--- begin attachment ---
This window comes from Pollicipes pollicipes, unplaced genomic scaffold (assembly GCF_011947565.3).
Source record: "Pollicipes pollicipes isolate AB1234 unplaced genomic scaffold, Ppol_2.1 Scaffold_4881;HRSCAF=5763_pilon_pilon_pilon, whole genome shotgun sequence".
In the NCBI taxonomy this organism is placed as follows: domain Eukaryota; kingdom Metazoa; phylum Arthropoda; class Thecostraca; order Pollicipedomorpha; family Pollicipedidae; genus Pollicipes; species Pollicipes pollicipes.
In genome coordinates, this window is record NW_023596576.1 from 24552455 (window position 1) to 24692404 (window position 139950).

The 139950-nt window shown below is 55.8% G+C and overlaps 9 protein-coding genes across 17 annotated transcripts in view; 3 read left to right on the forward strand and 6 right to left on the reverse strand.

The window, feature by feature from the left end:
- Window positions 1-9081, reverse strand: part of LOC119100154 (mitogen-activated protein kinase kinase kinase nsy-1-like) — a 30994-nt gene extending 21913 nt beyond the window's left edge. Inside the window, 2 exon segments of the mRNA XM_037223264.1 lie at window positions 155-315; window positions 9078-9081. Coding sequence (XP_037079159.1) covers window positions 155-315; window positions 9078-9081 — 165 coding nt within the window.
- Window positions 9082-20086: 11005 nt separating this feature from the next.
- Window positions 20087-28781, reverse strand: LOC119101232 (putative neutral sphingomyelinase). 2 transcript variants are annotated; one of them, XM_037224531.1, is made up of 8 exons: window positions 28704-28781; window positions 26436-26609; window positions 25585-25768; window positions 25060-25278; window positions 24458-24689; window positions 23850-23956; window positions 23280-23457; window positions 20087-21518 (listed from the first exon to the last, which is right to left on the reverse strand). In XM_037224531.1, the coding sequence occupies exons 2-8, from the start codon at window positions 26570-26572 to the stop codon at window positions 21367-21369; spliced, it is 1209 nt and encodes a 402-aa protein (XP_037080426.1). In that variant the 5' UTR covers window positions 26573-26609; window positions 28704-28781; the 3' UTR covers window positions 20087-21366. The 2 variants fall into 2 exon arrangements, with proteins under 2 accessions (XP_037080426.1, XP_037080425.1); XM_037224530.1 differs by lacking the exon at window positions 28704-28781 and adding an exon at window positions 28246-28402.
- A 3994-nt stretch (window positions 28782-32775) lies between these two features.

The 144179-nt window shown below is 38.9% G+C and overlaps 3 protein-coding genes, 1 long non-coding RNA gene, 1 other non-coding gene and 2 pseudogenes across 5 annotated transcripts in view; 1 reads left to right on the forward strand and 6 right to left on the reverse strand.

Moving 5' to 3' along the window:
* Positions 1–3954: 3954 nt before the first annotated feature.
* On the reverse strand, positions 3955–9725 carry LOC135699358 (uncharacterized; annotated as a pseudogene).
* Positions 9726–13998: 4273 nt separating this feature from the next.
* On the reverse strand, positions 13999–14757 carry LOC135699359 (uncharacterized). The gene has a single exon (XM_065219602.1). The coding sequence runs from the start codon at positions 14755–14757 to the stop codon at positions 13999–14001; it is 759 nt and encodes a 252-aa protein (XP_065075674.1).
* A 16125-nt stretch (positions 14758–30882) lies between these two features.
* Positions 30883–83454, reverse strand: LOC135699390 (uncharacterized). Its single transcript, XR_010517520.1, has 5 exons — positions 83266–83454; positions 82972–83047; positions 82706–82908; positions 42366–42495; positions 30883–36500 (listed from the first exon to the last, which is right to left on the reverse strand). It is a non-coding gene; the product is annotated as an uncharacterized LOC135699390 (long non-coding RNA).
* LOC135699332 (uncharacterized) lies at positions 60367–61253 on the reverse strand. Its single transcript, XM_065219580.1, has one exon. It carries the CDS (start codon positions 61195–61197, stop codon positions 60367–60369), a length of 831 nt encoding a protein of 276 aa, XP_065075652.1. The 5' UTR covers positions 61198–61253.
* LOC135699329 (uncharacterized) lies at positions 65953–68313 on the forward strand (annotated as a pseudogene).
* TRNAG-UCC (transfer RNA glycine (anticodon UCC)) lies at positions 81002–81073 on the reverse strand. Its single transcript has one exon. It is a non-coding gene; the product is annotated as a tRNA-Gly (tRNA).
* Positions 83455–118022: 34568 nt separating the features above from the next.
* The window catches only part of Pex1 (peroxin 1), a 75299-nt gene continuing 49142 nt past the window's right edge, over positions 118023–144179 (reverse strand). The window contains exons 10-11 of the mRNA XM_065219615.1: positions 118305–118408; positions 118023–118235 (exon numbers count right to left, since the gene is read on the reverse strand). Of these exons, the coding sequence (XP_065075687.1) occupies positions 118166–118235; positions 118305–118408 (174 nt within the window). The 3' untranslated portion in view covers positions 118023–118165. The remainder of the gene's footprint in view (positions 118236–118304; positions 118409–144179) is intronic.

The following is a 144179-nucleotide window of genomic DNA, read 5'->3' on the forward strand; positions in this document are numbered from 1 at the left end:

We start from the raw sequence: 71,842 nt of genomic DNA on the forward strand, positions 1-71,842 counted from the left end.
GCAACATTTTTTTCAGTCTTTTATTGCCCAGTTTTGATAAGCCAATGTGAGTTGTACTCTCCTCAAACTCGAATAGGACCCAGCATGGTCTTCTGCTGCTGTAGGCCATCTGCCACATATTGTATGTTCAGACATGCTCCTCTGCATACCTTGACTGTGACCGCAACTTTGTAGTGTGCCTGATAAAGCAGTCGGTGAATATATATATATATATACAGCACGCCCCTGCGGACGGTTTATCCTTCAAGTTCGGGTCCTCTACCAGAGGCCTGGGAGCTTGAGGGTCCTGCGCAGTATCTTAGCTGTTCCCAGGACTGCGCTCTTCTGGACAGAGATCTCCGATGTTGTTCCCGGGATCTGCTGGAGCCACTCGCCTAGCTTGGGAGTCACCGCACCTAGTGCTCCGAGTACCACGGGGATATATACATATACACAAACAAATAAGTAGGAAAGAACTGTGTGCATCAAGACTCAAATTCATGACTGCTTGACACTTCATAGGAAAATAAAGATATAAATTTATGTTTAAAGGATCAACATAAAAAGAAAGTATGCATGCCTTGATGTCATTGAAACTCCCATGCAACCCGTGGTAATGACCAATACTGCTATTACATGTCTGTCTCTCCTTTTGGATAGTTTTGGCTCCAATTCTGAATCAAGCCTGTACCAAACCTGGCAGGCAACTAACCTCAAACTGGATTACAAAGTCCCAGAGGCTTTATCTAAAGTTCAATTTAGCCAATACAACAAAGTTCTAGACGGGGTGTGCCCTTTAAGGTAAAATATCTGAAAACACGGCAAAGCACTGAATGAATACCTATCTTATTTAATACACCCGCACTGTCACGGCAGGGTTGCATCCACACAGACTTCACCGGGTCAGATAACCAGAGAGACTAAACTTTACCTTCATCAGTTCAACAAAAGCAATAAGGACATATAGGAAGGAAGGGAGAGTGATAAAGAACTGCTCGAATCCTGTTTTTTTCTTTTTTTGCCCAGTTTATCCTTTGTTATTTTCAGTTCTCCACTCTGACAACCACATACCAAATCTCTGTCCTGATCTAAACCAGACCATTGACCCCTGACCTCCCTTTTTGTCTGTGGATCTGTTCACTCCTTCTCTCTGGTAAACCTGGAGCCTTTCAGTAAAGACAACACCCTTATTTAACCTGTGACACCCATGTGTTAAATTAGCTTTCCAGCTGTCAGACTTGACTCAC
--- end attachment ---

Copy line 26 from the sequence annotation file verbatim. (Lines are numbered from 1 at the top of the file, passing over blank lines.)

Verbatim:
GCAACATTTTTTTCAGTCTTTTATTGCCCAGTTTTGATAAGCCAATGTGAGTTGTACTCTCCTCAAACTCGAATAGGACCCAGCATGGTCTTCTGCTGCTGTAGGCCATCTGCCACATATTGTATGTTCAGACATGCTCCTCTGCATACCTTGACTGTGACCGCAACTTTGTAGTGTGCCTGATAAAGCAGTCGGTGAATATATATATATATATACAGCACGCCCCTGCGGACGGTTTATCCTTCAAGTTCGGGTCCTCTACCAGAGGCCTGGGAGCTTGAGGGTCCTGCGCAGTATCTTAGCTGTTCCCAGGACTGCGCTCTTCTGGACAGAGATCTCCGATGTTGTTCCCGGGATCTGCTGGAGCCACTCGCCTAGCTTGGGAGTCACCGCACCTAGTGCTCCGAGTACCACGGGGATATATACATATACACAAACAAATAAGTAGGAAAGAACTGTGTGCATCAAGACTCAAATTCATGACTGCTTGACACTTCATAGGAAAATAAAGATATAAATTTATGTTTAAAGGATCAACATAAAAAGAAAGTATGCATGCCTTGATGTCATTGAAACTCCCATGCAACCCGTGGTAATGACCAATACTGCTATTACATGTCTGTCTCTCCTTTTGGATAGTTTTGGCTCCAATTCTGAATCAAGCCTGTACCAAACCTGGCAGGCAACTAACCTCAAACTGGATTACAAAGTCCCAGAGGCTTTATCTAAAGTTCAATTTAGCCAATACAACAAAGTTCTAGACGGGGTGTGCCCTTTAAGGTAAAATATCTGAAAACACGGCAAAGCACTGAATGAATACCTATCTTATTTAATACACCCGCACTGTCACGGCAGGGTTGCATCCACACAGACTTCACCGGGTCAGATAACCAGAGAGACTAAACTTTACCTTCATCAGTTCAACAAAAGCAATAAGGACATATAGGAAGGAAGGGAGAGTGATAAAGAACTGCTCGAATCCTGTTTTTTTCTTTTTTTGCCCAGTTTATCCTTTGTTATTTTCAGTTCTCCACTCTGACAACCACATACCAAATCTCTGTCCTGATCTAAACCAGACCATTGACCCCTGACCTCCCTTTTTGTCTGTGGATCTGTTCACTCCTTCTCTCTGGTAAACCTGGAGCCTTTCAGTAAAGACAACACCCTTATTTAACCTGTGACACCCATGTGTTAAATTAGCTTTCCAGCTGTCAGACTTGACTCAC